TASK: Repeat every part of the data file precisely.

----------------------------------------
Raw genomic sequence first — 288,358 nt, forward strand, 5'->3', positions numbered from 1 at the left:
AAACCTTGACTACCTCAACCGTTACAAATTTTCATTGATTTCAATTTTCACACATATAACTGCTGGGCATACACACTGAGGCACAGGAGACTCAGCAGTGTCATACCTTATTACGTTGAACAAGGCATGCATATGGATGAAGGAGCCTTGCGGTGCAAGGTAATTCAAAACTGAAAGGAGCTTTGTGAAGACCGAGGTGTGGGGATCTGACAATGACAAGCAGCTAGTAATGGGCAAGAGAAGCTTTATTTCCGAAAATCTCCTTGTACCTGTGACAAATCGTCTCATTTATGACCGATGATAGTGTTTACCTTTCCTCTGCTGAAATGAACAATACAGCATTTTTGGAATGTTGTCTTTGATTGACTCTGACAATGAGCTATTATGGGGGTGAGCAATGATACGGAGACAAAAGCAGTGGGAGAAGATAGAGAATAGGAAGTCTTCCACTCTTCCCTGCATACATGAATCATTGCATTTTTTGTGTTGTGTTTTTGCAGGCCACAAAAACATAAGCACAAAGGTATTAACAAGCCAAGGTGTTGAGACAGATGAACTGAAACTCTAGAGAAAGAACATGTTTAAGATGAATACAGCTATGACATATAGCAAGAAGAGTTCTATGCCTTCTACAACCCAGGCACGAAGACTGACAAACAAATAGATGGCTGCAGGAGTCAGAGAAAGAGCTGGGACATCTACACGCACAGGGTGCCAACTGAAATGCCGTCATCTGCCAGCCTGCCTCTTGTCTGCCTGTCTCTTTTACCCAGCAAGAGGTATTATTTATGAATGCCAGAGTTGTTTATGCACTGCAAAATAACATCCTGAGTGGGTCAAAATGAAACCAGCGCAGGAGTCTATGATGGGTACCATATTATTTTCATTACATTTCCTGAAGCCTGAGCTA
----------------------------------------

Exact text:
Raw genomic sequence first — 288,358 nt, forward strand, 5'->3', positions numbered from 1 at the left:
AAACCTTGACTACCTCAACCGTTACAAATTTTCATTGATTTCAATTTTCACACATATAACTGCTGGGCATACACACTGAGGCACAGGAGACTCAGCAGTGTCATACCTTATTACGTTGAACAAGGCATGCATATGGATGAAGGAGCCTTGCGGTGCAAGGTAATTCAAAACTGAAAGGAGCTTTGTGAAGACCGAGGTGTGGGGATCTGACAATGACAAGCAGCTAGTAATGGGCAAGAGAAGCTTTATTTCCGAAAATCTCCTTGTACCTGTGACAAATCGTCTCATTTATGACCGATGATAGTGTTTACCTTTCCTCTGCTGAAATGAACAATACAGCATTTTTGGAATGTTGTCTTTGATTGACTCTGACAATGAGCTATTATGGGGGTGAGCAATGATACGGAGACAAAAGCAGTGGGAGAAGATAGAGAATAGGAAGTCTTCCACTCTTCCCTGCATACATGAATCATTGCATTTTTTGTGTTGTGTTTTTGCAGGCCACAAAAACATAAGCACAAAGGTATTAACAAGCCAAGGTGTTGAGACAGATGAACTGAAACTCTAGAGAAAGAACATGTTTAAGATGAATACAGCTATGACATATAGCAAGAAGAGTTCTATGCCTTCTACAACCCAGGCACGAAGACTGACAAACAAATAGATGGCTGCAGGAGTCAGAGAAAGAGCTGGGACATCTACACGCACAGGGTGCCAACTGAAATGCCGTCATCTGCCAGCCTGCCTCTTGTCTGCCTGTCTCTTTTACCCAGCAAGAGGTATTATTTATGAATGCCAGAGTTGTTTATGCACTGCAAAATAACATCCTGAGTGGGTCAAAATGAAACCAGCGCAGGAGTCTATGATGGGTACCATATTATTTTCATTACATTTCCTGAAGCCTGAGCTA